What does the word queer mean to you? How do you identify?
Queer to me means to embrace all parts of who you are, and being proud to be a part of a community that fights everyday for nothing but acceptance and recognition of our rights.
To be queer is also a part of a political, cultural and economic disruption of what is by some defined as “standard”… englobing the entire LGBTQI+ community as a family, and to know that you can be loved and accepted regardless of how you dress, how you look, or how you identify. With that being said, I identify as a cisgender gay man, who wants to contribute what I can to ensure inclusivity and to spread love to all my Queer community out there.
Why? Or why don’t you identify as anything at all?
I am finally comfortable with the fact I am a cisgender gay men. It took me a while to figure out who I was, and where I would fit while growing up. I didn’t have any queer people around me…not even on T.V. (we had four channels back then), so you can imagine how lost I was when I started to feel attracted to boys…while being a boy! I had a to go through a lot before understanding the differences between sexual orientation, and gender identity.
Where are you originally from and explain how was it growing up/living in Kentucky?
I was born and raised in Brazil, land of soccer, Carnaval, and happy people. Also a country that kills the most LGBTQI+ people on the globe.
Unfortunately that had it’s role in one of the reasons I decided to move away. I was a little concerned about moving to the conservative state of Kentucky. Thankfully, I found Louisville to be a progressively Queer-friendly city, and I’ve met amazing people that helped me to finally fully accept myself for who I am.
What would you say to any person struggling to come into their own identity?
You can be going through a rocky road right now, and you might feel lost with understanding the feelings you have about yourself. Be patient, try to find others that are going/have been through the same, surround yourself with people that love and accept you for being your colourful self even if it’s not your “birth family,” and you will find nothing but joy when you learn to love YOURSELF.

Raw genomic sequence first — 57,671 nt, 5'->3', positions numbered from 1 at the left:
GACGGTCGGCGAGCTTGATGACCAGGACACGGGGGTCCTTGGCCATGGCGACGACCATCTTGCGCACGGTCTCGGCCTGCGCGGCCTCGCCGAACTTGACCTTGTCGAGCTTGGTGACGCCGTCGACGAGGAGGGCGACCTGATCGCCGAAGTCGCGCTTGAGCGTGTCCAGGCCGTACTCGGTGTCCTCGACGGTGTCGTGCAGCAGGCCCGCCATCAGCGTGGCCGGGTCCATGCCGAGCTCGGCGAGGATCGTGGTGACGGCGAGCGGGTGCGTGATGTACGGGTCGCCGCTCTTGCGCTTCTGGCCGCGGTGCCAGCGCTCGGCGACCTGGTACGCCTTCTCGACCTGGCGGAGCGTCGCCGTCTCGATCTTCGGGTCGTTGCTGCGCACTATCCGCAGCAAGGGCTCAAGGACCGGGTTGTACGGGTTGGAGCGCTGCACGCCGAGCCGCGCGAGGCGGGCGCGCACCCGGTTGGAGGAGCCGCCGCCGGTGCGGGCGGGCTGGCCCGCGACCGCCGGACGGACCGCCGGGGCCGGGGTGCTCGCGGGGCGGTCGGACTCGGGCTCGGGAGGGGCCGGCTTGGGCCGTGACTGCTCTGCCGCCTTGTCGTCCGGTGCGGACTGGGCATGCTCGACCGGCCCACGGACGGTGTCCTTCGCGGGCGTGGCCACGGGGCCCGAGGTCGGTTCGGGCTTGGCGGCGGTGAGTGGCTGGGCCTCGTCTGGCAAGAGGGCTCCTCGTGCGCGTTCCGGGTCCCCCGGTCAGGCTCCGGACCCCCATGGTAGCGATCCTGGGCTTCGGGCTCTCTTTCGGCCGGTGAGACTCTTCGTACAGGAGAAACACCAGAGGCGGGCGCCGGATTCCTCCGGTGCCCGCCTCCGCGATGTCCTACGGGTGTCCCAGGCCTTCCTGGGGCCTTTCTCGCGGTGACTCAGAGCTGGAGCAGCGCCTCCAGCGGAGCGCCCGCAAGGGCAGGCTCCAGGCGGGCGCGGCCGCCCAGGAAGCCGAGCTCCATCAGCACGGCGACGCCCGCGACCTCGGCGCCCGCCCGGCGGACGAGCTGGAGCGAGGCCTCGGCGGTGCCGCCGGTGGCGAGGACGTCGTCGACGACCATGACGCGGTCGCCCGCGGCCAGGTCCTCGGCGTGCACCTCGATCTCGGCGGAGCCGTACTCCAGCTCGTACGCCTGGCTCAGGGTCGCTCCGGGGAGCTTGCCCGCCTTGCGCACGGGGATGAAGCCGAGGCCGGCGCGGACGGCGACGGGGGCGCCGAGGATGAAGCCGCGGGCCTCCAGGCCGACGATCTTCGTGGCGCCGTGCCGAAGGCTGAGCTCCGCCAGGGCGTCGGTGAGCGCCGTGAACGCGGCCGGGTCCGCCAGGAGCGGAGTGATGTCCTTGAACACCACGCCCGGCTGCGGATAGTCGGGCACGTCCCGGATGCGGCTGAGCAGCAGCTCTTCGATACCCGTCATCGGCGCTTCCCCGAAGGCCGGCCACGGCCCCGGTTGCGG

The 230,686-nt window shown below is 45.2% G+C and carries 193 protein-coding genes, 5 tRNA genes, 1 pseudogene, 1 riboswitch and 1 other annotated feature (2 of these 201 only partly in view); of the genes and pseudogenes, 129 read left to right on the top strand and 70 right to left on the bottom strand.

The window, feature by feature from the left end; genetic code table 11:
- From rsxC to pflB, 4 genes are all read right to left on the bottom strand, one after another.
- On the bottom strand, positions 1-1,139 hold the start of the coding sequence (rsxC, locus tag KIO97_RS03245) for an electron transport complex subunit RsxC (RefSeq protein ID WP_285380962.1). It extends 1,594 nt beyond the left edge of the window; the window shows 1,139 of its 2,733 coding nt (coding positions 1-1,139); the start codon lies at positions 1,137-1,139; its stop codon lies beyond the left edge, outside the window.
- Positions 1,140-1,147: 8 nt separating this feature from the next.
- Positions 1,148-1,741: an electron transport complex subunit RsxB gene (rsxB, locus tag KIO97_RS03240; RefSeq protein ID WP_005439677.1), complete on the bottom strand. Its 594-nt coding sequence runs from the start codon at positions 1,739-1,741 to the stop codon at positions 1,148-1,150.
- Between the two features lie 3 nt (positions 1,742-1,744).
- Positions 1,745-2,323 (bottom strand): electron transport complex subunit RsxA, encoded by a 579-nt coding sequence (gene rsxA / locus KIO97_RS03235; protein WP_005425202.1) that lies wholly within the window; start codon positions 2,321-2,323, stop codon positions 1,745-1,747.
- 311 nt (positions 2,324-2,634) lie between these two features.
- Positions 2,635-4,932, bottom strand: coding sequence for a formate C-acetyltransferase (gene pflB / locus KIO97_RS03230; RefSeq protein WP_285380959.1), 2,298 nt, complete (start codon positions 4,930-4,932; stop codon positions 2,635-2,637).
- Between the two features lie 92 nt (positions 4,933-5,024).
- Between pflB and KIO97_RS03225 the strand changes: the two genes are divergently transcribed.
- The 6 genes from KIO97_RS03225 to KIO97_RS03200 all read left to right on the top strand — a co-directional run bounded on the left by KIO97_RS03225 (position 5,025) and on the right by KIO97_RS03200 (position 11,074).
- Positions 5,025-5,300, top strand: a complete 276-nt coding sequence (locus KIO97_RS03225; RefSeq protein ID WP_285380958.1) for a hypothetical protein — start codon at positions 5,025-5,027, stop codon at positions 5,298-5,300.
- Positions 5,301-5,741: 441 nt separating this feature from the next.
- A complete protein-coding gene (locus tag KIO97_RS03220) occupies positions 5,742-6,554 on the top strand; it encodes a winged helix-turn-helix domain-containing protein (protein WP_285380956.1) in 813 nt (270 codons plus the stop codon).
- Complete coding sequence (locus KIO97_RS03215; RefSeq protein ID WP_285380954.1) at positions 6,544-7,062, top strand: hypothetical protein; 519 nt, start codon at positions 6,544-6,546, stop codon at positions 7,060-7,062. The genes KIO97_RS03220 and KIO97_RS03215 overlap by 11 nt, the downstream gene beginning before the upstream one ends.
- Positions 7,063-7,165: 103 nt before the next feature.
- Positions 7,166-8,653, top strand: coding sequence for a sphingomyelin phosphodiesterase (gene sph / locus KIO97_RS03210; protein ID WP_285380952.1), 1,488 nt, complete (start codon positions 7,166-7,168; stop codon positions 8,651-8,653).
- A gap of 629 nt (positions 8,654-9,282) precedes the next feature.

How does your own identity run how you carry yourself? Or does it?
I try not to let the way I identify myself to be the only way I live my life. Some days I like to just feel my oats and embrace more of the colors on the board, and that’s why I love the amplitude of being Queer, you don’t have to put yourself inside a four walled room… I definitely need more windows than that!
What issues do you see in the queer community?
It’s crazy to think we would have issues inside our own community that already suffers so much with everything else on the outside just for existing. But unfortunately, this is a very harsh reality. Growing up I remember always being bullied for being too girly, or for having a high pitch voice. Ironically, one of the bullies would come out as gay just a few years later.
There’s still a lot of internal homophobia within our community, specially when sub-categories are created to label people based on their own individualities. I can’t count how many times I heard someone was “too fem” or “didn’t have the Instagram body” therefore they were automatically not a “match.”
What do you think would solve those issues?
Acceptance is the key. The Queer community needs to grow together to be able to face obstacles daily, as well as to create more support systems to protect our own, while educating other people.
Where do you feel “at your best” (safe, happy, fabulous, comfortable, etc)
Being away from my home country and family has taught me that the “where” I feel at my best is not a place, but anywhere I can be surrounded by the people that make me complete.
Who influenced the life you live now?
My mom, my husband, Britney Spears and some of the most amazing people I met when I came to the U.S. back in 2014 for my study abroad program.
My mom for raising me to be a good freaking human being. My husband, that joined me on this life adventure, and that is the reason why I can call Kentucky home.
Britney for getting me through some tough times when I was just a baby gay boy, amen Blackout era.
As well as my Ohana, all the amazing people I met in 2014 that were my support system when I finally opened myself to who I really am.